By Jack Crawford

Former Dumbarton assistant manager Stevie Farrell has claimed that no-one in Scottish football has done a better job than current Sons manager Stevie Aitken.

Farrell is now in charge of Stranraer, who Sons face in the Irn-Bru Cup on Friday night, having left Dumbarton in January to return to the club he once coached along with Aitken.

The 44-year-old also said that he felt there was an elitism in Scottish football, and if Aitken had played in the top flight he would already be managing a full-time club.

The Stranraer manager locks horns with his former touchline partner for the first time on Friday night, but remained complimentary of his long time friend.

He said: “I may be biased here, but pound for pound I don’t think that there’s a better management job in Scotland than the one being done by Stevie Aitken at Dumbarton because people don’t appreciate how difficult that is.

“He has six hours to work with players in comparison to every full-time club working every day of the week and he’s kept that club in the division. Arguably in the last two seasons the Championship is more competitive than it has ever been and he’s kept them up.

“If Stephen Aitken’s name had been different then he would have got his move [to a full-time team] ages ago. I think there’s elitism in football. I’ve always said there’s elitism in football and the higher up you go the worse it becomes. If Stephen had played in the Premier League and was a household name he would have got his move a long time ago.

“The only thing holding him back is not his record, because his record is as good as anybody’s, the only thing holding him back is his name. The reality is that he’s not played in the higher divisions in Scotland and for some reason people think that that’s a prerequisite of being a good manager.”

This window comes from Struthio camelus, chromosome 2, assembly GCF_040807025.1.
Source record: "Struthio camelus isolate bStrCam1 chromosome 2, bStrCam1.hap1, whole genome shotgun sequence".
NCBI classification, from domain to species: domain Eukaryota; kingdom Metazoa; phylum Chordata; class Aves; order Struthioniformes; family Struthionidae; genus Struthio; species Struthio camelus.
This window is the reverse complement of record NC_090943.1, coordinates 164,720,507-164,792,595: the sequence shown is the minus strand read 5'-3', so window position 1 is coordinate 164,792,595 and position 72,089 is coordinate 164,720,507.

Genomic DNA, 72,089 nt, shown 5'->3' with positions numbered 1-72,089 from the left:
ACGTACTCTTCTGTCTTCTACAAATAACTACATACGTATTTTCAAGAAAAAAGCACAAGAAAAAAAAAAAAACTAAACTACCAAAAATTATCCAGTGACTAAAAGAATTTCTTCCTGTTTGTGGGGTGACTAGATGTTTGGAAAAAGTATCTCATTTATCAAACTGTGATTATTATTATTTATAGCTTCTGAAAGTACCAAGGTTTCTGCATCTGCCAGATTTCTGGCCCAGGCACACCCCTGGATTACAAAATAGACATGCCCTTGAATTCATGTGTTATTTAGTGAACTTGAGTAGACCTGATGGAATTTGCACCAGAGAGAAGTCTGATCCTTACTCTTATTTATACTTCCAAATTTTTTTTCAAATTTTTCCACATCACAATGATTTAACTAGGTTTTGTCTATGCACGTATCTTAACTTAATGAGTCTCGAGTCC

After leaving Dumbarton in January, Farrell went on to save Stranraer from relegation and is now planning for an assault on the play-offs.

He said: “Stranraer’s the only club I would have felt comfortable leaving for. I had no aspirations to manage. I enjoy coaching and I still don’t know whether I’m going to be a good manager or not because coaching is what I love. But I’m enjoying it and I just felt it was the right club and at the time the club needed help.

“Survival was the objective last season. The objective was keeping the side up and we did that. The objective this season is quite different. In League One if you get between 13 and 15 points a quarter then you’ll finish in the playoffs. We’ve got 11 points just now with one game left so we’re just about on track.”

Despite leaving the club at the turn of the year, Faz admits that Dumbarton are still a team he admires and hopes to do well.

He said: “After our game it’s the first result I look for. There’s a lot of good people at Dumbarton. I worked well with the club and made a lot of good friends in a short time. There’s a lot of people I’ve got a lot of respect for. They are a fantastic club, with fantastic people and deserve everything they get.”

Aitken and Farrell are still in regular contact but Farrell knows that come Friday night the focus will be completely on the task at hand.

He said: “There’s every chance things might heat up!

“We’re both passionate about football and our teams and we both know that and understand that. Me and Stephen will always be best friends and have a massive respect for each other in the game and that’s never going to change regardless of how many 90 minutes I come up against Stephen in the future.

“We’ll be competitive in that 90 minutes but at the end of it we’ll sit and have a chat and talk away as we always do.”